With Cole's tacit approval the case against him proceeded with unseemly alacrity and barely three days after the crime was committed, Judge Walter Winchester pronounced the death sentence. The execution was carried out on an enclosed scaffold built next to the county courthouse and reached through an office window. Shortly after daybreak on March 24, 1899, Sheriff H. A. Bogue and several deputies lead Cole to the platform and carried out the sentence.

By custom, condemned criminals of that day were apparently accorded the right to invite certain of their friends or acquaintances to view the execution. Such invitations to the hanging of both Cole and Hans Thorpe, are known to exist; Cole's message is accompanied by a jail cell photograph.

Hans Thorpe ­ Minot ­ September 1900

Though still in his thirties, Hans Thorpe had already seen much of the world, following first the career of a seaman and later that of a railroad worker. Thus, when he landed in Minot, N.D., in 1898 he had little difficulty wooing and winning young Ida Johnson, a girl still in her teens. By late 1899, however, the marriage was floundering. Like many men who viewed women basically as property, Thorpe considered his young wife as being unfaithful every time she left the house, even to simply visit a neighbor.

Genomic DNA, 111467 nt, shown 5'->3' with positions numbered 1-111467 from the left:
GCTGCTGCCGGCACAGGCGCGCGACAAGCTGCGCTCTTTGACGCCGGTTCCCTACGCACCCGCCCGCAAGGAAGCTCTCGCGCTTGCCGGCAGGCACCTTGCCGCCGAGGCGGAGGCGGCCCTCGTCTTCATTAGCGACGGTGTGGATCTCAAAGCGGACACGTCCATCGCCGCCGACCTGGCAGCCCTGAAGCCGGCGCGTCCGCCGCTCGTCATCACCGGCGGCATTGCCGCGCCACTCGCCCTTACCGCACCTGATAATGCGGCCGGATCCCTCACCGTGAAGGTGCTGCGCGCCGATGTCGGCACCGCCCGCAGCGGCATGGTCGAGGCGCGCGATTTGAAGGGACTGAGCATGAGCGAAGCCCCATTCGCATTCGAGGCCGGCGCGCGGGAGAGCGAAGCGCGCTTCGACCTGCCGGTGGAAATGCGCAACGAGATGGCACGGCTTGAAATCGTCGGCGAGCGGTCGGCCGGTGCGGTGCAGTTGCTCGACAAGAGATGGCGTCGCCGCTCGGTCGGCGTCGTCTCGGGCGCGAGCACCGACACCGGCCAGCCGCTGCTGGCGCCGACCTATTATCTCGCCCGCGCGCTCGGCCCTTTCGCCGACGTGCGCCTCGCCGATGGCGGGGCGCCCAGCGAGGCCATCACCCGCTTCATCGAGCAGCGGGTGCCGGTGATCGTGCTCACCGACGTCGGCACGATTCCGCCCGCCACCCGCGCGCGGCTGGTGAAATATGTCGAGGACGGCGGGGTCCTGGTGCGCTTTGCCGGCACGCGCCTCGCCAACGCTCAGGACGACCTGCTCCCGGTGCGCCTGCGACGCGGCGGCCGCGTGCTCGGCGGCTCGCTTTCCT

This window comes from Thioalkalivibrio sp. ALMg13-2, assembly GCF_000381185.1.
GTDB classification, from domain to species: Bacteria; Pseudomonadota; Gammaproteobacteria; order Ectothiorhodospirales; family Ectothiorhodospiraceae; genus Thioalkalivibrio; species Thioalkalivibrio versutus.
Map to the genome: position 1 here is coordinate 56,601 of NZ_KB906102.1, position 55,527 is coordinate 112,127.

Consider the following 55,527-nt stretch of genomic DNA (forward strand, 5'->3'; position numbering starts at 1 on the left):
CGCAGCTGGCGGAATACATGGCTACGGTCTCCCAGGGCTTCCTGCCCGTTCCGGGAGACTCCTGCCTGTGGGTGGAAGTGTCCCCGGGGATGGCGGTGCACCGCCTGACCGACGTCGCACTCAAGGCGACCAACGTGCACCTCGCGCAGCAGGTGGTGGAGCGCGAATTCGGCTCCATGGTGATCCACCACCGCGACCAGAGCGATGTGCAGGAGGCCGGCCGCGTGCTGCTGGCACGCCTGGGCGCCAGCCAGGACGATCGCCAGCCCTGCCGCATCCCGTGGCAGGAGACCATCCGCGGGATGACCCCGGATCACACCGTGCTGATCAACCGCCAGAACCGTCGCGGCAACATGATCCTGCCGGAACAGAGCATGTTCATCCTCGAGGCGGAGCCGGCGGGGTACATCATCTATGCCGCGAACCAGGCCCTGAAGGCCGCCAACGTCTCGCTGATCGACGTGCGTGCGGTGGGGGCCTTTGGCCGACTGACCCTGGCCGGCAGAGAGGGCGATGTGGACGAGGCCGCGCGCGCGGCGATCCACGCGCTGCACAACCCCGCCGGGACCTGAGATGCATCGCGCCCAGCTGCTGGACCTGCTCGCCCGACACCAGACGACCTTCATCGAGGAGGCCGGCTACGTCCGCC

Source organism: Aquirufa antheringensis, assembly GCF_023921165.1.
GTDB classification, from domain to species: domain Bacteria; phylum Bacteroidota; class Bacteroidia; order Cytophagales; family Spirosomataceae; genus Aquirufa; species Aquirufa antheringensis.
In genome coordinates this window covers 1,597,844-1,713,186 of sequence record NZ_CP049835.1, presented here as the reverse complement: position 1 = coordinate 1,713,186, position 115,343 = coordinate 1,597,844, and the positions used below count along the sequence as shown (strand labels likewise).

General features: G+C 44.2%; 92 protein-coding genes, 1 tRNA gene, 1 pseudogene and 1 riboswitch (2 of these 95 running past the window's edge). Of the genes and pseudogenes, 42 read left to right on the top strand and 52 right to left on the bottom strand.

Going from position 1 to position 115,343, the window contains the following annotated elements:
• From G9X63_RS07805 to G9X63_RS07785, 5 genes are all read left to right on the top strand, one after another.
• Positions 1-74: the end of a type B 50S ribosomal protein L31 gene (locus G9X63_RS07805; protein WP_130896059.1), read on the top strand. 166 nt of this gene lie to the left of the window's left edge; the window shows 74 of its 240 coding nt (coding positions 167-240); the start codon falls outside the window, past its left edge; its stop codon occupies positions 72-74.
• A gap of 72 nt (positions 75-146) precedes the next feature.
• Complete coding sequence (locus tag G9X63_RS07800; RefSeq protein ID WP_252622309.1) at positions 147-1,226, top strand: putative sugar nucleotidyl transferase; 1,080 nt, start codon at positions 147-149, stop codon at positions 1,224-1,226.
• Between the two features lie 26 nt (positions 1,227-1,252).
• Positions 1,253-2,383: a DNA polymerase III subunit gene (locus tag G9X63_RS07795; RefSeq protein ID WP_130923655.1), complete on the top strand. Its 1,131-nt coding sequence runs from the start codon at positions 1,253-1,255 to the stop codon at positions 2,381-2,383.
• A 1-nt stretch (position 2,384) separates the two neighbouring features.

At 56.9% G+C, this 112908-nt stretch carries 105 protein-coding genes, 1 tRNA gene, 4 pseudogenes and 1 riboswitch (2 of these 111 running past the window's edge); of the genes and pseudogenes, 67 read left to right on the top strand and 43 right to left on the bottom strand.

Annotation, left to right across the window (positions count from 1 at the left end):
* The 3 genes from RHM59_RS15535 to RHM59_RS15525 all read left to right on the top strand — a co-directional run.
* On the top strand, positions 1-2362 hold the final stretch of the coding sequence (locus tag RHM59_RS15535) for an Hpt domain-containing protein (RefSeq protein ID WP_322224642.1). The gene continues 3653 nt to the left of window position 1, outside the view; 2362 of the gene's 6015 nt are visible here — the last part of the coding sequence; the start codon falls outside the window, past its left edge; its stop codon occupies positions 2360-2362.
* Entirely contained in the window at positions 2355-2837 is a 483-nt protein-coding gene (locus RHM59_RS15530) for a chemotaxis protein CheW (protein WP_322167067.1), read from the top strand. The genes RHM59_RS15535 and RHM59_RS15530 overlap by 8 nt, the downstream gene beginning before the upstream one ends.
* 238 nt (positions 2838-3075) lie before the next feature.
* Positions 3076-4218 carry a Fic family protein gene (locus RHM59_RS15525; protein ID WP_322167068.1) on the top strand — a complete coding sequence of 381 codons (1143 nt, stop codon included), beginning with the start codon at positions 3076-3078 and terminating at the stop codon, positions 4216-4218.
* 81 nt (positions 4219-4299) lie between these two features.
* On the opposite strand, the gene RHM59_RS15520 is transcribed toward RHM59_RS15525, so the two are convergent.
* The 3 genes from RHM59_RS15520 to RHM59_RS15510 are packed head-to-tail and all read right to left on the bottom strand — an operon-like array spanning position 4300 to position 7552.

On the evening of December 1st, after a week-long drinking bout, he followed her next door to Mrs. Johanson's house, pulled a revolver and shot her twice in the head. He then turned the gun on himself, the bullet destroying his right eye and disfiguring his face, but doing little other damage. Ida Thorpe died instantly. Neighbors called the authorities and Thorpe was hauled off to jail.

At his trial in late April 1900, the state had little difficulty convicting Thorpe of first degree murder and he was sentenced by Judge David Morgan to death by hanging on May 10th. The execution took place on September 14, 1900, at a point then outside of the city limits, about a half mile southeast of the Ward County courthouse. Thorpe spent his last moments bantering with reporters. Sheriff William Carroll then distracted the doomed man while an assistant sprang the trap.

Ira O. Jenkins ­ Bismarck ­ September 1900

On March 19, 1900, James Jenkins and his son, Ira, operators of the Casino Coal Mine near the newly established town of Wilton, reported having found one of their employees, August Stark, dead in the mine. At the coroner's inquest, Stark's frozen corpse was described as showing signs of having been extensively dragged and when the two Jenkins told contradictory stories about the matter both were charged with murder.

States Attorney Ed Allen felt strongly that Stark had been murdered by Ira Jenkins, the son, and prosecuted the case on that basis when it came to trial in May. On the stand James Jenkins said his son had admitted to him that he killed Stark and that the motive was simple robbery. But Ira continued to give contradictory evidence and even accused his father of strangling Stark in a drunken fit but when doctors testified the body showed no sign of being choked, Ira's goose was cooked. The jury brought in a verdict of guilty of first degree murder and recommended the death penalty, which Judge Walter Winchester pronounced on May 28th.